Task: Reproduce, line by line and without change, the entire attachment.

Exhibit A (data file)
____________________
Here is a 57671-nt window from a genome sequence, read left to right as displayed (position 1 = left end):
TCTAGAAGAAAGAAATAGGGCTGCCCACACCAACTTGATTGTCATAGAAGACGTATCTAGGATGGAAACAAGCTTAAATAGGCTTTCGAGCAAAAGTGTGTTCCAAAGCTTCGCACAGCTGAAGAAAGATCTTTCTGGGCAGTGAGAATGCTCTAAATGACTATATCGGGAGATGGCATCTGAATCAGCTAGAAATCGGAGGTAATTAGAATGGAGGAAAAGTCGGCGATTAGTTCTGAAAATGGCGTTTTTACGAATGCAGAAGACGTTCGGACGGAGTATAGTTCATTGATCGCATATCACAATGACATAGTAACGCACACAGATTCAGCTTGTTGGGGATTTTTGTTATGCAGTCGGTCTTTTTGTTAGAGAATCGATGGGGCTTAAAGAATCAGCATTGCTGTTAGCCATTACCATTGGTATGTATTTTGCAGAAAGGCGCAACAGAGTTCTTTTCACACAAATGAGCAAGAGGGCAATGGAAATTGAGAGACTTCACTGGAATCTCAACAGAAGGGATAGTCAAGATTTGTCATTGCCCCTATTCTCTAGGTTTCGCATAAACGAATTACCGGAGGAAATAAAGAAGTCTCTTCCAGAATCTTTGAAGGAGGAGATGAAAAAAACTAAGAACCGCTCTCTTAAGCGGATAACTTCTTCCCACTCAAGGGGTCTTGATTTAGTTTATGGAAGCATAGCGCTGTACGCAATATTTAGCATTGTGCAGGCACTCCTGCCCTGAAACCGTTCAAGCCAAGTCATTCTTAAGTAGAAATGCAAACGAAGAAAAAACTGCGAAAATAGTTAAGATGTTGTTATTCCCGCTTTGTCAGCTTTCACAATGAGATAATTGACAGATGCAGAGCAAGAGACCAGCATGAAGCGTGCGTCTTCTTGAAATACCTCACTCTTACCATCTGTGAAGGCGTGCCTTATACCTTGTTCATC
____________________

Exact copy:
Here is a 57671-nt window from a genome sequence, read left to right as displayed (position 1 = left end):
TCTAGAAGAAAGAAATAGGGCTGCCCACACCAACTTGATTGTCATAGAAGACGTATCTAGGATGGAAACAAGCTTAAATAGGCTTTCGAGCAAAAGTGTGTTCCAAAGCTTCGCACAGCTGAAGAAAGATCTTTCTGGGCAGTGAGAATGCTCTAAATGACTATATCGGGAGATGGCATCTGAATCAGCTAGAAATCGGAGGTAATTAGAATGGAGGAAAAGTCGGCGATTAGTTCTGAAAATGGCGTTTTTACGAATGCAGAAGACGTTCGGACGGAGTATAGTTCATTGATCGCATATCACAATGACATAGTAACGCACACAGATTCAGCTTGTTGGGGATTTTTGTTATGCAGTCGGTCTTTTTGTTAGAGAATCGATGGGGCTTAAAGAATCAGCATTGCTGTTAGCCATTACCATTGGTATGTATTTTGCAGAAAGGCGCAACAGAGTTCTTTTCACACAAATGAGCAAGAGGGCAATGGAAATTGAGAGACTTCACTGGAATCTCAACAGAAGGGATAGTCAAGATTTGTCATTGCCCCTATTCTCTAGGTTTCGCATAAACGAATTACCGGAGGAAATAAAGAAGTCTCTTCCAGAATCTTTGAAGGAGGAGATGAAAAAAACTAAGAACCGCTCTCTTAAGCGGATAACTTCTTCCCACTCAAGGGGTCTTGATTTAGTTTATGGAAGCATAGCGCTGTACGCAATATTTAGCATTGTGCAGGCACTCCTGCCCTGAAACCGTTCAAGCCAAGTCATTCTTAAGTAGAAATGCAAACGAAGAAAAAACTGCGAAAATAGTTAAGATGTTGTTATTCCCGCTTTGTCAGCTTTCACAATGAGATAATTGACAGATGCAGAGCAAGAGACCAGCATGAAGCGTGCGTCTTCTTGAAATACCTCACTCTTACCATCTGTGAAGGCGTGCCTTATACCTTGTTCATC